How can Talent Select AI identify the best candidate beyond who is "most qualified?"

MC: Talent Select hopes to be able to identify the best candidate beyond who would be considered the most qualified based on traditional measures in at least a couple of ways. First, we hope to measure attributes that complement the existing attributes measured at time of hire. These include personality traits, competencies and the motivation of candidates. We did not want to produce yet another job related test of skills or knowledge, or yet another personality test of which there are many, many on the market. We wanted to instead evaluate constructs that are historically not well measured to add to the total information.

In addition, we wanted to measure information that is historically not very well used and that contains that kind of information, and that is the text information provided by candidates as part of their applications and interview answers. And this becomes now currently enabled by artificial intelligence. So it's a great opportunity. We hope to be able to predict beyond current assessments. That means tests of mental ability and other traditional hiring procedures by measuring these core capabilities in the areas of competencies, personality traits and motivation. We hope that this will give us a more holistic view of the candidate that includes a broader range of job related skills and other characteristics.

How can text analysis capture personality and other non-cognitive traits?

MC: Automated text analysis can capture skills, personality and other traits, primarily by using natural language processing, which has a long history of research in linguistics and in psychology. What is really only new about it is not necessarily the core technology, although there are some things that are new there, but it's the application to employment decisions, which is an obvious application because there's so much narrative information. At its simplest level, it counts words and phrases that reflect the skills and personality traits. This is very similar to how an interviewer listening to a candidate will likewise pick up on words that reflect personality and skills in the same manner, but do so subjectively. The advantage of the computer is it doesn't miss anything, the candidate says, and it scores all candidates in exactly the same way, which are, of course, you know, two major advantages that people could never match.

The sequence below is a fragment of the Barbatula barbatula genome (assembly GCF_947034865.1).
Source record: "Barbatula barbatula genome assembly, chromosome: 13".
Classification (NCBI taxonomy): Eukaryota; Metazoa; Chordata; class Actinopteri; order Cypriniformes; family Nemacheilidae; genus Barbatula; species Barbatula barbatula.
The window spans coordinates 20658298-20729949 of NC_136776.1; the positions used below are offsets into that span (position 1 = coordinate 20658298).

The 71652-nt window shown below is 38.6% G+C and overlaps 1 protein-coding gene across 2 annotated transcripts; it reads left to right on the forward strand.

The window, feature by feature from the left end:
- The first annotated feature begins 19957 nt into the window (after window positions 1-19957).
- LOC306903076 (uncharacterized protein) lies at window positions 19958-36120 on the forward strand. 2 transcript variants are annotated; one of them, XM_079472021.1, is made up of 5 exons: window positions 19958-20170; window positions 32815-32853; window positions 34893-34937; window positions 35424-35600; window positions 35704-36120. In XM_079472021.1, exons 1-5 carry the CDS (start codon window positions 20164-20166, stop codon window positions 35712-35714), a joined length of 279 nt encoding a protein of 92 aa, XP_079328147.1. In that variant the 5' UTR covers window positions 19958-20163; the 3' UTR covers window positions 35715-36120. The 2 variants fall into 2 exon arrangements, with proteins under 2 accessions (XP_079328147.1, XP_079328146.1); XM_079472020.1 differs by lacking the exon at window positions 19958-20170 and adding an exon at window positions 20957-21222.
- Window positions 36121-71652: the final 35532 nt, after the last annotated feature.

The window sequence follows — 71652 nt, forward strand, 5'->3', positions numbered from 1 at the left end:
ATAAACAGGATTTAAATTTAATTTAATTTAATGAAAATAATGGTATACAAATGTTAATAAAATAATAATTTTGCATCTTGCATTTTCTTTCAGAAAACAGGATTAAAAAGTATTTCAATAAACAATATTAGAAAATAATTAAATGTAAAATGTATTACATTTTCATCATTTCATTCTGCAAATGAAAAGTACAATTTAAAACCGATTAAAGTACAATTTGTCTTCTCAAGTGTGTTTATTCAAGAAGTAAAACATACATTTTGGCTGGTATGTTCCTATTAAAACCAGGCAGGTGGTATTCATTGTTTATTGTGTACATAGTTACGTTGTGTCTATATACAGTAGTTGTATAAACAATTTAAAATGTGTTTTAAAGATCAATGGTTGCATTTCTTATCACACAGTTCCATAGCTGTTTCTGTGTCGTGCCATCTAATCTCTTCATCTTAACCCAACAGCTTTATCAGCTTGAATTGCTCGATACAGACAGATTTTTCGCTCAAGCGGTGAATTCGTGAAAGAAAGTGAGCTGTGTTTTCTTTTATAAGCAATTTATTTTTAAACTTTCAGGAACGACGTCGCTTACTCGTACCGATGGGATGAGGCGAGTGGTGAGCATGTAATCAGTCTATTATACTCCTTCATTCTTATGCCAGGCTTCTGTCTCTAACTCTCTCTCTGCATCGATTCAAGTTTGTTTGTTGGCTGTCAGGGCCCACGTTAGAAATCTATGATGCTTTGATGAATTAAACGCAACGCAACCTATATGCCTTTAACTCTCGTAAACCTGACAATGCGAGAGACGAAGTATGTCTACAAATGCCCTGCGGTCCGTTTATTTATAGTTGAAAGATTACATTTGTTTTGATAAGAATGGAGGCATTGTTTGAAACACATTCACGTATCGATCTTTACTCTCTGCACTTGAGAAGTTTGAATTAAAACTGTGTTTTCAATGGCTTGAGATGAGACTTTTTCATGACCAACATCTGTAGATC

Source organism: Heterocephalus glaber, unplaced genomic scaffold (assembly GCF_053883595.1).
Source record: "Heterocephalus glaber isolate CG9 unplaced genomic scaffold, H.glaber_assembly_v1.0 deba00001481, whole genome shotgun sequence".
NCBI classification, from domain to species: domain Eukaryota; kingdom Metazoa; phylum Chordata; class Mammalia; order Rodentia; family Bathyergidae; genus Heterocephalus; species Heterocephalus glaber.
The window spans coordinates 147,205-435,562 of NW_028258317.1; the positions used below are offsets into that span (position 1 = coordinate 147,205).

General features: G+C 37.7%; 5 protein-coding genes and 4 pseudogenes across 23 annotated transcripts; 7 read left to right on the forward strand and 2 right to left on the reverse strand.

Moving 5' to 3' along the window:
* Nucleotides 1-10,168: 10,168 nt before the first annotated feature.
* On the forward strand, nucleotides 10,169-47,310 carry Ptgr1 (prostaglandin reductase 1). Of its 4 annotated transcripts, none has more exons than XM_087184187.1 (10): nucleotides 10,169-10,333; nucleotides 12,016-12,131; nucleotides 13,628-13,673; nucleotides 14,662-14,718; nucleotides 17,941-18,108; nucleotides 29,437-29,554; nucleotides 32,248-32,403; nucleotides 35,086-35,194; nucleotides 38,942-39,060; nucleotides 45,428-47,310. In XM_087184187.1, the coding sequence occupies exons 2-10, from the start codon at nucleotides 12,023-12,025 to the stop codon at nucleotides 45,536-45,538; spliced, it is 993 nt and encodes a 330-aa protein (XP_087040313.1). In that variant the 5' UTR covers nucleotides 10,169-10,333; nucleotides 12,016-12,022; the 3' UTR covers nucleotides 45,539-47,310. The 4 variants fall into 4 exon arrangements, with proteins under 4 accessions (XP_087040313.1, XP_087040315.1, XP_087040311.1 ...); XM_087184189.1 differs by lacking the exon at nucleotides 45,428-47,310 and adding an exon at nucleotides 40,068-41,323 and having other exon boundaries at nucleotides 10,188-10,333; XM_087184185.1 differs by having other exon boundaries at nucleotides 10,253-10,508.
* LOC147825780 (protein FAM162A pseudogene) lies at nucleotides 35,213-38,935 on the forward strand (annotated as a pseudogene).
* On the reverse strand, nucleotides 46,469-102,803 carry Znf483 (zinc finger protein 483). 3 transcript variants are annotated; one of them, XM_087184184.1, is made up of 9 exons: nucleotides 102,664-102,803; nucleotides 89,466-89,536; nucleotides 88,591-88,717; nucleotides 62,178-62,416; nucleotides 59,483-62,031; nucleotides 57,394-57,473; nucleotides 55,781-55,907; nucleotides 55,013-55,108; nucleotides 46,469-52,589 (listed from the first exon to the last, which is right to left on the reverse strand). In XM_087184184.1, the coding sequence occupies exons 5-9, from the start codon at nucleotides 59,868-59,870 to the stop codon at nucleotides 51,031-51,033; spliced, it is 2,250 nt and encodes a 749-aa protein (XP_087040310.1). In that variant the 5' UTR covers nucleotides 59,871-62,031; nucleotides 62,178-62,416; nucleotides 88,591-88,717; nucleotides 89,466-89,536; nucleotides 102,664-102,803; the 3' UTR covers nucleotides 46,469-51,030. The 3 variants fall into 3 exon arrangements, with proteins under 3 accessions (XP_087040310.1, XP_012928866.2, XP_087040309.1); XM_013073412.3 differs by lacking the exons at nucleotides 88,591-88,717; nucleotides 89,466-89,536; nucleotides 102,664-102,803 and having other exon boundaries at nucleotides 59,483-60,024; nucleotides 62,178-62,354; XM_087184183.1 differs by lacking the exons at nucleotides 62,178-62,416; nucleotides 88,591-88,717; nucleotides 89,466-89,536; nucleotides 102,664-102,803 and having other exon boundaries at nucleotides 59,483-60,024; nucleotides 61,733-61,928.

EC: Unlike a lot of assessments that seek to capture personality, attitudes, or competencies through these self-report measures, Talent Select is using word dictionaries to do that. And it's important to remember that candidates produce at times an incredible amount of text data when they're applying for jobs. And it can be so time consuming for hiring officials to read and score those resumes or essays or objectives or letters of recommendation. And so text analysis can really help reduce time spent on materials.

MC: Another way to think about this is that the words and phrases that people use to describe in their answers reflect past behaviors, past tasks, and past activities that reflected these skills and abilities. So it's really very logical. For example, in the case of, let's say, teamwork skills, we might measure “cooperation,” “assist others,” “resolve conflict.” All of those words reflect the underlying skill of teamwork. Or let's consider perhaps the personality trait, conscientiousness. Use of words like “act,” “complete,” “dependable,” “take responsibility” would all reflect conscientiousness, and we measure many hundreds of these words. And that's how we attain a reliable measure that's fairly complete.  

Why are the Great 8 and Big 5 frameworks used to evaluate workers?

MC: Talent Select decided to measure the Big Five personality traits and the eight Great Eight competencies because they are so commonly required on jobs by virtue of the way they are developed or their name. So the Great Eight competencies grew out of research on competency use across a wide range of organizations and first was published in... about 2005, I believe, in Journal of Applied Psychology that asserted that these great eight are so commonly used that they are universal and needed by virtually all jobs.